Carcinogenic Chemicals from Wood and Coal Stoves: to compare carcinogens produced by a fireplace, a coal stove and a wood stove (Zeedijk, 1985).
In addition to producing fine particulate pollution, stoves and fireplaces burning wood and coal produce Polycyclic Aromatic Hydrocarbons (PAH). PAH are known to cause cancer.
It is the way that you burn wood and what wood you burn that
effects the composition and volume of the smoke. A fireplace has
an excess of air and oxygen. A wood stove or coal stove is air
(oxygen) starved. This design (dating from Ben Franklin) causes
the wood stove to produce more energy but also more carcinogens,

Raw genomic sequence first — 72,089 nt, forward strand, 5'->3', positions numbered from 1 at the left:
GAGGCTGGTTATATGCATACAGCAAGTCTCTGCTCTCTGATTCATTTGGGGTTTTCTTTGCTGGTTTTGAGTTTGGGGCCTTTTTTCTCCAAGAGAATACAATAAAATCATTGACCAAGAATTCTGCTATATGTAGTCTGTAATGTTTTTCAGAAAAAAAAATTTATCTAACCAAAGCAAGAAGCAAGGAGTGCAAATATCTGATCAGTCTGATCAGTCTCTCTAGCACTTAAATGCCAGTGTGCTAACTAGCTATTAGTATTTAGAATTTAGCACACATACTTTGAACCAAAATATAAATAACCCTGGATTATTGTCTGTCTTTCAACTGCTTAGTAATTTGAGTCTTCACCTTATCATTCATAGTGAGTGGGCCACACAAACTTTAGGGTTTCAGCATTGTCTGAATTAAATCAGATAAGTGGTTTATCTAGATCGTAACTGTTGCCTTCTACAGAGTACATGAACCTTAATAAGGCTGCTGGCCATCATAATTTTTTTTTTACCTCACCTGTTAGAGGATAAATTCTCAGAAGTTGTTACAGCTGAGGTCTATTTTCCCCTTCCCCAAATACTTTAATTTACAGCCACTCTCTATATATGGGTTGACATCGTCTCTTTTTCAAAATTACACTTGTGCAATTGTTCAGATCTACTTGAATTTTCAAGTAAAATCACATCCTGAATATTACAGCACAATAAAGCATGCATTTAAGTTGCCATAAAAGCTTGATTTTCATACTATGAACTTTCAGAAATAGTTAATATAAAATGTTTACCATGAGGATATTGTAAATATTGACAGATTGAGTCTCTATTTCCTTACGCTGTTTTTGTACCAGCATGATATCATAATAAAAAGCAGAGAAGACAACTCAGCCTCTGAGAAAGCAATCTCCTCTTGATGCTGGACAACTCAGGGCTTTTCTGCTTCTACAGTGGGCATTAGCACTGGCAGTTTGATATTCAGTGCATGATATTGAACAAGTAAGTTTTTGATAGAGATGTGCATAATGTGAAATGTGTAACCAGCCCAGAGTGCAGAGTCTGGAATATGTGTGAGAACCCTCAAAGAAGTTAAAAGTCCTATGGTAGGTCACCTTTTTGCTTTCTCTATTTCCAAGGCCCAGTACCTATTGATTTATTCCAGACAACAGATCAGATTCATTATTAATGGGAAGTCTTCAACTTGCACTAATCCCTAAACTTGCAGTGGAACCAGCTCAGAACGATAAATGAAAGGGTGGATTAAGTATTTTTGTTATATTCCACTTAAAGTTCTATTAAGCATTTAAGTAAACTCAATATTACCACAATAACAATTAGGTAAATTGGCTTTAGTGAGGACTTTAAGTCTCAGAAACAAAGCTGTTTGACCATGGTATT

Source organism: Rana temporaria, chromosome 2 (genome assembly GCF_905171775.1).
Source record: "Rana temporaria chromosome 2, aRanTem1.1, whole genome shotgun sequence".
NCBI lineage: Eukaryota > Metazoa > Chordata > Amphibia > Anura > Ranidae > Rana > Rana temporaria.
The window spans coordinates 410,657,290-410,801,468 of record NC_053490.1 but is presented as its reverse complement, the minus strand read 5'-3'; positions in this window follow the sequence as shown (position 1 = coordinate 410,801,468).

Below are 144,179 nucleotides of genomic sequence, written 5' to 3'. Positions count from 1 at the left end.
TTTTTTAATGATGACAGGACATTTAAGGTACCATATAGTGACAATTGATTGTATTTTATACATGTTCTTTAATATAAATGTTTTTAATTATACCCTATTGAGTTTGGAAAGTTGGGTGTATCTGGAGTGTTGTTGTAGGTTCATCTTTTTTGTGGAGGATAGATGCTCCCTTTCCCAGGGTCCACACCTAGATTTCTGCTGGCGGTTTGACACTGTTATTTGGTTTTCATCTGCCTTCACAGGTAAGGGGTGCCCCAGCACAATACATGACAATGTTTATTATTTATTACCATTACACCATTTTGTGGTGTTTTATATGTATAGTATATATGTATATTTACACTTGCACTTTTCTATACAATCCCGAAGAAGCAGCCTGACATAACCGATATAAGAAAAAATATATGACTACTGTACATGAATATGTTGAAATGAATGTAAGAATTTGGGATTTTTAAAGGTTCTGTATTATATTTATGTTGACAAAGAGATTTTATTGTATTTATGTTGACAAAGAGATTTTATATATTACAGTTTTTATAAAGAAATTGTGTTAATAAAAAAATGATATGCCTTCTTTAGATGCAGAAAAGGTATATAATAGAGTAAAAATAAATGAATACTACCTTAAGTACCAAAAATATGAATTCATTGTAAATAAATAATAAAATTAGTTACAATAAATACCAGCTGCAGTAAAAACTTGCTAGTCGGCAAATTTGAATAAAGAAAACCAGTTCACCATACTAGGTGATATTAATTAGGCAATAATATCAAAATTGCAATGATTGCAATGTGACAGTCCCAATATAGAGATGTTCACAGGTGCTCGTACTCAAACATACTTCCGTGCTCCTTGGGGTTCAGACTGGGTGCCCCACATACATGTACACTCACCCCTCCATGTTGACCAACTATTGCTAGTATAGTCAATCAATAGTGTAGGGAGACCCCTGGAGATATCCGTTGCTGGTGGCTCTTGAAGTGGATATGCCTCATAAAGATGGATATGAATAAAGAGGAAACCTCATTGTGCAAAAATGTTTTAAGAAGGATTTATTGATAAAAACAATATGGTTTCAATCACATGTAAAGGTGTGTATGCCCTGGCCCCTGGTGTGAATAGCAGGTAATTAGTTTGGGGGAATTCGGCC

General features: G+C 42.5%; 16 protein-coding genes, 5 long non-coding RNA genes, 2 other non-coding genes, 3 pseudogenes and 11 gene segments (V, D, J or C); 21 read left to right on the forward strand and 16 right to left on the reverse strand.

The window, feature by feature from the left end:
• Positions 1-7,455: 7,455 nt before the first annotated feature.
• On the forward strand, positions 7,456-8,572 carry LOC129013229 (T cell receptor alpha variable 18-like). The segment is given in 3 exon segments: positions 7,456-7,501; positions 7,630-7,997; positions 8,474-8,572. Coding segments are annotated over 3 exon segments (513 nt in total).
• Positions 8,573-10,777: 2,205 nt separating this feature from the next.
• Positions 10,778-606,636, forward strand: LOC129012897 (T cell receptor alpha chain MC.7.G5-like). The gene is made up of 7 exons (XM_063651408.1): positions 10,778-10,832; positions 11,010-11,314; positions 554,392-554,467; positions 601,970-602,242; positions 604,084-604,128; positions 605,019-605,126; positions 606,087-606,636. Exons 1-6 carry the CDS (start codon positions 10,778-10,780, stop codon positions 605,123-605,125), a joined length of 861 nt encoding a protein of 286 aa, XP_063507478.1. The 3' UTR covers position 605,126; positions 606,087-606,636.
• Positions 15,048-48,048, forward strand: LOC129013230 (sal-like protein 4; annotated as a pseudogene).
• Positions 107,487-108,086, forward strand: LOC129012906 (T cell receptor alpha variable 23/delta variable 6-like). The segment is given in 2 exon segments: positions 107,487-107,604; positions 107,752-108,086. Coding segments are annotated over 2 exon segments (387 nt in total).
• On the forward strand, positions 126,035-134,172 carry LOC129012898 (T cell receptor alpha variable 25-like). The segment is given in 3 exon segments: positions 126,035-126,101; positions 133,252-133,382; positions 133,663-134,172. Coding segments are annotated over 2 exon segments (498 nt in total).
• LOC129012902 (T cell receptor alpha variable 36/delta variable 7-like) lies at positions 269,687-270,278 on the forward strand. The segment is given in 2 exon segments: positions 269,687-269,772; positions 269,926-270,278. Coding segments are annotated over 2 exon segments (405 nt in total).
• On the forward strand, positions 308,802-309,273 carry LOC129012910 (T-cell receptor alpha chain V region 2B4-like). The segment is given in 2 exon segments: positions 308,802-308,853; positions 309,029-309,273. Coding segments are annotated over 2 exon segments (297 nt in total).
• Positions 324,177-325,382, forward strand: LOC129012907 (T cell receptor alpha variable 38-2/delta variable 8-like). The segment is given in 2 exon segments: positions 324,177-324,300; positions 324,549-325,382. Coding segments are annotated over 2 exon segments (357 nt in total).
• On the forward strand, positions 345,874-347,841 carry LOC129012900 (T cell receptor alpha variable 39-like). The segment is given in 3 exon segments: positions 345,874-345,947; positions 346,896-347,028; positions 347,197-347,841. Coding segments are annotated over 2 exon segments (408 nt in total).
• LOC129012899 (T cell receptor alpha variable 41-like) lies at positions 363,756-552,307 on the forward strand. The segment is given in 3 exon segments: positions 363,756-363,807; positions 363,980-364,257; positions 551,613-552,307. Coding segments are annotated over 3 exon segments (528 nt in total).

*The CO is on a different scale. Note the CO figure for wood stoves is in grams/kilogram. (Larson and Koenig report CO as 80-370 g/kg of wood.)
Newer airtight wood stoves keep more of the carcinogens out
of the burners living space, however they deliver more carcinogens
to the burners neighbors. One wood stove in one hour, produces
approximately 4,300 times more PAH than thirty cigarettes (Larson,
1993) (Ott, 1999). Burning two cords (a cord of wood is a pile
which measures 8 feet by 4 feet by 4 feet.) of wood produces the
same amount of mutagenic particles as driving 13 gasoline powered
cars 10,000 miles @ 20 miles per gallon (Lewtas, 1991).
In the San Francisco Bay Area a winter trend of increased mutagenic activity in tested air samples was spotted in the early 1980's. Winter samples were three to nine times more mutagenic than during other seasons. Cleaner cars helped lower the PAH but not the overall mutagenicity of the winter air (Flessel, 1991).
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